At the end of this presentation each student will
be able to:
Any hospital as an organization has a significant problems regarding
manpower, like nursing turnover, nursing burnout; which may lead to
critical shortage in nursing staff .
Nursing staff can be the most important agent in building a
successful health care delivery. Therefore it is important to
recruit good nurses who are right for the job
To create a good team, you need to recruit carefully. Define the role you are
recruiting for precisely; take a systematic approach to finding the right
person; construct an attractive package with a fair yet tight contract; and
offer structured induction and training
refers to the process
of sourcing, screening, and selecting
people for a nursing job or vacancy
within an organization. (Wikipedia)
Now, We can begin in through the
recruitment process as recruiters
(searching for nurses) or as a
candidates (searching for a job).
Throughout the recruitment process there are number of
ways in which you can identify and recognize the potential
skills of the candidates to match job requirements.
I divided here in to “two main tests” measuring deferent
There are many different types of psychometric tests.
They are usually designed by psychologists and provide
additional information about the candidates. Recruiters
use them as they are believed to offer greater objectivity,
reliability and validity than interviews. The tests are
standardized which means that all applicants sit the same
assessment and are scored according to the same criteria.
Ability or aptitude tests
• Are timed
• Consist of short answer and multiple choice questions
• Have separate answer and question sheets
• Have one right answer
• Have questions which become progressively more difficult
• Need speed and accuracy.
• Are un-timed, but you should still work quickly, you don’t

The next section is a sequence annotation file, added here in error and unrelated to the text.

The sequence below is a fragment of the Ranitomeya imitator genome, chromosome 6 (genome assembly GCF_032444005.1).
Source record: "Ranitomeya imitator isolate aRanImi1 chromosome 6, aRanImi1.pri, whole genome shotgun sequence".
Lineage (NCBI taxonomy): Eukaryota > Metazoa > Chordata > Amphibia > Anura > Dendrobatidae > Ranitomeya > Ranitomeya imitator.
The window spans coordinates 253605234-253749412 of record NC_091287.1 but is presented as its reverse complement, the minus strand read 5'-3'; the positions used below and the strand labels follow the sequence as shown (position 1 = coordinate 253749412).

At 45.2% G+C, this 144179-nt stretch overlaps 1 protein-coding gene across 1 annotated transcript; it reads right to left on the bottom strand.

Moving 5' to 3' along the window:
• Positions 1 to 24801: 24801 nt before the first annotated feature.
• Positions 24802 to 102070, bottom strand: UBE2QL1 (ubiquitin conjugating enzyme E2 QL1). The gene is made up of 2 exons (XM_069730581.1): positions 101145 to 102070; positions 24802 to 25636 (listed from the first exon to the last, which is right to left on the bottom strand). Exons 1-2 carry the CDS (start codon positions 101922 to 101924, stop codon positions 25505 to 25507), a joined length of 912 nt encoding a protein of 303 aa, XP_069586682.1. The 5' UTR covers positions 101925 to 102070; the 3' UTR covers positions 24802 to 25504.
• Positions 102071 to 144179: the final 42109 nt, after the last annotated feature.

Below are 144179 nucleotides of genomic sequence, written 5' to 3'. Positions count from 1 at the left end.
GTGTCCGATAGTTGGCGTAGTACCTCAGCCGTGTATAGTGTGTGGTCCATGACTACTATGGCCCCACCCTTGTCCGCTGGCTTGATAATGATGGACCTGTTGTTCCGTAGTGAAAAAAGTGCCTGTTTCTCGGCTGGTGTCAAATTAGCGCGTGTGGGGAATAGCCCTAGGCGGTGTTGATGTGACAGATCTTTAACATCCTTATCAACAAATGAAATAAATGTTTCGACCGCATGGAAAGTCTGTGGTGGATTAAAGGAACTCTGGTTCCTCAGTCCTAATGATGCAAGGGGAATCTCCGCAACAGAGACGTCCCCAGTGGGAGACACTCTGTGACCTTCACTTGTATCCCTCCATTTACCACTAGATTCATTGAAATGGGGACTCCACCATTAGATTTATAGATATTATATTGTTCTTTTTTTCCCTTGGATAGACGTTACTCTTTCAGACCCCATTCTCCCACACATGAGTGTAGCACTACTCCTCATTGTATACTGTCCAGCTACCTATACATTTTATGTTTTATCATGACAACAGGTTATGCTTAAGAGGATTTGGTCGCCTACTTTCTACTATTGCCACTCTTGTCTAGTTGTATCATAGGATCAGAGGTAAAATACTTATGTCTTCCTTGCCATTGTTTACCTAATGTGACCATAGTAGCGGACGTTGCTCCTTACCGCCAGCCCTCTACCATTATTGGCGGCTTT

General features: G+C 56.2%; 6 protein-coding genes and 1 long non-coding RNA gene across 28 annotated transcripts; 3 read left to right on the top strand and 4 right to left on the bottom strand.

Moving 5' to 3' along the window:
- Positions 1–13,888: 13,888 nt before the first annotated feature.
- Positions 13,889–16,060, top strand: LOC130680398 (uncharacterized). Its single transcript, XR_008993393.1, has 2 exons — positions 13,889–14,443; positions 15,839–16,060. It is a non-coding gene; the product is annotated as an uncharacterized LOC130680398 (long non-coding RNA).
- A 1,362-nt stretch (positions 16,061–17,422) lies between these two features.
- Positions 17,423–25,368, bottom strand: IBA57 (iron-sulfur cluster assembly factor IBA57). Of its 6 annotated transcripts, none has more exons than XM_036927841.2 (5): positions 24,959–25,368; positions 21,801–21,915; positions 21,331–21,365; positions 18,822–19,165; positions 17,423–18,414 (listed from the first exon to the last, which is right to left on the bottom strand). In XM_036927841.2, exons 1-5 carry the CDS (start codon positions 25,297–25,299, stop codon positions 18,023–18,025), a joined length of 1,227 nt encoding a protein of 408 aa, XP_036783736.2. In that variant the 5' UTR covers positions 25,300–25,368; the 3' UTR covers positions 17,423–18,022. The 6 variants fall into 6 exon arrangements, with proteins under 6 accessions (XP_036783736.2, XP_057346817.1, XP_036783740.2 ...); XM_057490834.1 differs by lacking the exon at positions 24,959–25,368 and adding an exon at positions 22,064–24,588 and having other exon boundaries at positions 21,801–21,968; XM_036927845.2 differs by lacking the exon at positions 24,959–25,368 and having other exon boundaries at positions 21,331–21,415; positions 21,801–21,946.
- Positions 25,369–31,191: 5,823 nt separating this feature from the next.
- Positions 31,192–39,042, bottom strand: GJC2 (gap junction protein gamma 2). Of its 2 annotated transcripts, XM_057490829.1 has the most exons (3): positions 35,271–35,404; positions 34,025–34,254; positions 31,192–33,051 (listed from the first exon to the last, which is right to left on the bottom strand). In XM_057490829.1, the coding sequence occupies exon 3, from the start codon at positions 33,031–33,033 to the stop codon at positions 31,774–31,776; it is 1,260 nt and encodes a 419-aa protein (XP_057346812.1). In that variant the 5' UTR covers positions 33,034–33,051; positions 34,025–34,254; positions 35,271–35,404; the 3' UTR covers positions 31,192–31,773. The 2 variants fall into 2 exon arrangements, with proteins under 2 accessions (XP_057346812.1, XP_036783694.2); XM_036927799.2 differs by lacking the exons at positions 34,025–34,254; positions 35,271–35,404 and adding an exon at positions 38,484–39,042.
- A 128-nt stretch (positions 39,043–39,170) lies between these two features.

need to ponder over each question
• Have no right or wrong answers
• Are forced choice, that is select answer A or B
• Claim to be able to pick up inconsistencies and faking
The key to successful recruitment is having clear objectives
and a consistent technique for assessing candidates. A vital
part of this process is the interview.
When face to face with candidates, you need to:
1. Promote the business to attract the best candidate for the job.
2. Assess how far their qualifications match the job.
3. Find out more about the candidates in terms of their
education, work history, career goals, aspirations, and hobbies,
and how all these show they are suitable for the role.
4. Discover as much as you can about their personality, attitudes
and how they will fit into the organization.
Welcome the interviewee with a warm handshake and initiate some small talk
to put them at ease. Offer them a drink.
Give general information about the organization and its aims, and outline the
particular position on offer. Keep it short – you can expand later if you feel the
candidate is suitable.
Using their CV as a prompt, find out more about the candidate’s background.
Ask leading questions, listen carefully without interrupting, and let them sell
(or hang) themselves. Find out why they want to leave their current job if they
If impressed so far, explain the job in more detail; how it fits in with
the objectives of the company, the responsibilities involved, the
development potential, the pay package and other benefits.
Ask candidates if they have any questions. Ask for their reactions to
your proposal. Find out whether they can start within your ideal